This novella is a first for me. Place Setting is my very first solo published work. I had so much fun working with CJ Burke & Ashlyn Kane on Babe in the Woodshop, laughing and chatting as we worked that as a new(ish) writer, I was curious about how it would be to write on my own – turns out, it’s just as fun, just a different flavor of fun.
I definitely felt more immersed as I was writing, and definitely realized how important it is that I can visualize everything – not just how my protagonists look, but their homes, their cars, their neighborhoods and even things that might never make it into the story proper, but that I need to see in my mind’s eye in order to make the words come out. I even made a Pinterest board to corral some of the images I found
With that in mind, here’s a list of eight things I see when I think about the world of Place Setting.
- The local grocery is a BI-LO, a pretty standard chain in the southeast and like most supermarkets, pretty unremarkable looking. When I was a kid though, some BI-LO stores had fiberglass cows on the roof and I still imagine them this way. So the store in Summer Corners? Cows on roof.
- The Stick Shack, Cameron’s get away place on the river, is based on similar cottages (I use the term loosely) friends has at lakes or rivers. Some were regular houses, others manufactured homes or souped-up trailers. They almost all had mismatched furniture (all the better for muddy boots, I reckon) and weren’t fancy but comfy.
- Wisteria and azaleas are coming. This book is set just a fortnight or so before the profusion of colors seen when the azaleas and wisteria come into bloom. It’s my favorite time of year in the south, where lavender and pink and red and white blooms are nestled in the green leaves.
- Football paraphernalia is everywhere. When Gray and Cameron visit the local diner, the booth they choose is decorated with University of South Carolina Gamecocks items. Sandlappers (that’s the nickname for South Carolinians) love their football, and it’s common to see local businesses supporting their local or the favorite team. In this case, the Gamecocks but a shoutout to current NCAA football champs, the rival Clemson Tigers too.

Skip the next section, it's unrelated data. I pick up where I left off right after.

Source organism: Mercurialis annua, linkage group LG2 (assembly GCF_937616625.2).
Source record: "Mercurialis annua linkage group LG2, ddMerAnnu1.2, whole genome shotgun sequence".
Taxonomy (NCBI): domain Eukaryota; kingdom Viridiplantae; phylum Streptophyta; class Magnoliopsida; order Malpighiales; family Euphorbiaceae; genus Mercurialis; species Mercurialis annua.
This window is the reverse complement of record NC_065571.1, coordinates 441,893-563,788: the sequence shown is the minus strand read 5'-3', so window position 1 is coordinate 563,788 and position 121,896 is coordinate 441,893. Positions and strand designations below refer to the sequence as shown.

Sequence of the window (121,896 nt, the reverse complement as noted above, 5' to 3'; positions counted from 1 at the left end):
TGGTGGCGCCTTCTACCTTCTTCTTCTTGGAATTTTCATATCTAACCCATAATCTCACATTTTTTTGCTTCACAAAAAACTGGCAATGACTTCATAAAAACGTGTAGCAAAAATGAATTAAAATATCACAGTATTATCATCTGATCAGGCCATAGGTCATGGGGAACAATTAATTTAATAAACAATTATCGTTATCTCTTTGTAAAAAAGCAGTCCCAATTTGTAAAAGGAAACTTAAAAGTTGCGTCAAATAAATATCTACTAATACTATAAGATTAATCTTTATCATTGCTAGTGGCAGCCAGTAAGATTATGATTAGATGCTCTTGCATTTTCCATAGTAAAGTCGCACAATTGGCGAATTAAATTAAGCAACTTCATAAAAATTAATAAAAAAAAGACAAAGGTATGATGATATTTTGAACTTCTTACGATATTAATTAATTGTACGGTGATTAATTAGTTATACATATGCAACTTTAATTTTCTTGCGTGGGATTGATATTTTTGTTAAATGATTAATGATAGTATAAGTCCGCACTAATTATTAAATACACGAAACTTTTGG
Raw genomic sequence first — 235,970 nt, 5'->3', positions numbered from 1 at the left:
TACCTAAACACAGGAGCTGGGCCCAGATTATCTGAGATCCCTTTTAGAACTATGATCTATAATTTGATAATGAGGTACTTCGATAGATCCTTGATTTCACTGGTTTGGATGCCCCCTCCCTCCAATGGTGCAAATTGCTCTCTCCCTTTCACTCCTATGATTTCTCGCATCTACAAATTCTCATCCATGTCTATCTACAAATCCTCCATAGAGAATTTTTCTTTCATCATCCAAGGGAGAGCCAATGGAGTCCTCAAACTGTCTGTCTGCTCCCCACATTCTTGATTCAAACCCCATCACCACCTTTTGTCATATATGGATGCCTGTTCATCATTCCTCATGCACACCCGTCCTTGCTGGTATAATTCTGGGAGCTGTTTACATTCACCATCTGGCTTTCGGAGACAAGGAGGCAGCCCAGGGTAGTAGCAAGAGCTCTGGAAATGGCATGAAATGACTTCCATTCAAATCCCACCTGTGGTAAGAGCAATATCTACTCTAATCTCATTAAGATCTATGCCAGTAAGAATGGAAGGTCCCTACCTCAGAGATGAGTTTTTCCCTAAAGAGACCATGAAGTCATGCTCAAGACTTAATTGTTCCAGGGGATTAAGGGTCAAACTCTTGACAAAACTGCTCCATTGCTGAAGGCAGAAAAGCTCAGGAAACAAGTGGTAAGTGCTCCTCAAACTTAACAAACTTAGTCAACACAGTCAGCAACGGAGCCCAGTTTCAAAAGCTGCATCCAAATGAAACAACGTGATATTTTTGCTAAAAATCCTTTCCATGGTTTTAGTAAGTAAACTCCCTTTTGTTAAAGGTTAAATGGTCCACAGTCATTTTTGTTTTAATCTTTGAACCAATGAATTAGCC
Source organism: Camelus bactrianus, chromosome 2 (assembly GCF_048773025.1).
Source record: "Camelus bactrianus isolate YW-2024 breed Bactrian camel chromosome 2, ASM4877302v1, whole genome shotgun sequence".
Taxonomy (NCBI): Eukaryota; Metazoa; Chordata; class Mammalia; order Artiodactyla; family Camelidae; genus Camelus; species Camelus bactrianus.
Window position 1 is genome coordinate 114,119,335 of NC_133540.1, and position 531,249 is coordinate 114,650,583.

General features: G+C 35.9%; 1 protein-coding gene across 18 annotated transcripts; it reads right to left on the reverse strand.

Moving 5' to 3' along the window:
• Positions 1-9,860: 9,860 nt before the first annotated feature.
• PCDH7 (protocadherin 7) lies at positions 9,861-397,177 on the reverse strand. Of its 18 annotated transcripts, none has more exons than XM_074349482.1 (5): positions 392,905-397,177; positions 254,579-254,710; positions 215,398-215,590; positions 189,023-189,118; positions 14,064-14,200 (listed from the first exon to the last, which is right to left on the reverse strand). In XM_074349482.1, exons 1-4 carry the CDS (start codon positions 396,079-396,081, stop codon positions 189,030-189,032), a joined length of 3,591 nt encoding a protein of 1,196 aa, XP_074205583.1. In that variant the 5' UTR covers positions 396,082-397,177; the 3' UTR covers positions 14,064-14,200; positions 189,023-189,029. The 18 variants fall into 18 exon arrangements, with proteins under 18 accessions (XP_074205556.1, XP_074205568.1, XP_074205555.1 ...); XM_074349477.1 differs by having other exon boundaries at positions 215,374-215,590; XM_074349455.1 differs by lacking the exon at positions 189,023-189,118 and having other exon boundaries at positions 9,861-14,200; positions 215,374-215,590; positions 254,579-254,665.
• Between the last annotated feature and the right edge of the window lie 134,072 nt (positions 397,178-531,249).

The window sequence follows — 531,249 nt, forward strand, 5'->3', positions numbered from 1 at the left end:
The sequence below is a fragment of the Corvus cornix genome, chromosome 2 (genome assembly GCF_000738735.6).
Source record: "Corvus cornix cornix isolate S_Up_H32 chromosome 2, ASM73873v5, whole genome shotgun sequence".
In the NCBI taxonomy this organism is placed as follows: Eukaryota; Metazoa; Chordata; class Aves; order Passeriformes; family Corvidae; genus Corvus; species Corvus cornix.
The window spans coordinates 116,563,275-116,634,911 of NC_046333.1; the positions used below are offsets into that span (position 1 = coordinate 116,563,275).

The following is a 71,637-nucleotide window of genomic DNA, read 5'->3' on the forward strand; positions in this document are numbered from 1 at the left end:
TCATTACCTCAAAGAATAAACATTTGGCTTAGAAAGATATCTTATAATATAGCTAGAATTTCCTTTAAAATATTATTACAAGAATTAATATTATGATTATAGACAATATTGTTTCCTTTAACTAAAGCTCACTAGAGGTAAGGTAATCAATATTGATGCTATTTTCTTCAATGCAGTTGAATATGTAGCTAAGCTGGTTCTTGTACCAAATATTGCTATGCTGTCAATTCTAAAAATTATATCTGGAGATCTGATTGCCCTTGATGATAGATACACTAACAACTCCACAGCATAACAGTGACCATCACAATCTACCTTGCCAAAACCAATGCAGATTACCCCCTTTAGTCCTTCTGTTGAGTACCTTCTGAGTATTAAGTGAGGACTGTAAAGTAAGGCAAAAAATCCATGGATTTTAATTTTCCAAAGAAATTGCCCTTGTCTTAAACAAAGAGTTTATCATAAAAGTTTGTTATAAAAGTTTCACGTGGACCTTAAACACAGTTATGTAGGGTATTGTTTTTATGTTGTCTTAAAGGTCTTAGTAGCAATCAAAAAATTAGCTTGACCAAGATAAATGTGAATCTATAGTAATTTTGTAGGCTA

- Appetizers aren’t just starters for many southerners. For many families, including my own, nibbles and party foods can be more fun to make- and eat, than any other foods. They can be fancy or not, but they are always delicious. I knew how to make canapes and make a party punch before I could boil an egg. Cheese straws, ham biscuits, pimiento cheese on crackers, there are too many to list (but I’m making a try over on my Pinterest).
- Speaking of food, eating local may be trendy (and long may it be so!) but where I grew up in the rural south, we were fortunate enough to grow a lot of our food or get it from close by. Once when I was visiting my grandmother she asked if I’d like asparagus with lunch. When I told her yes, please that would be nice, she handed me some old scissors and pointed to the garden. You can’t beat that. Even today, my family has a favorite “shrimp guy” and woe be unto the person who goes to the superstore to buy lesser (yet more expensive!) stuff!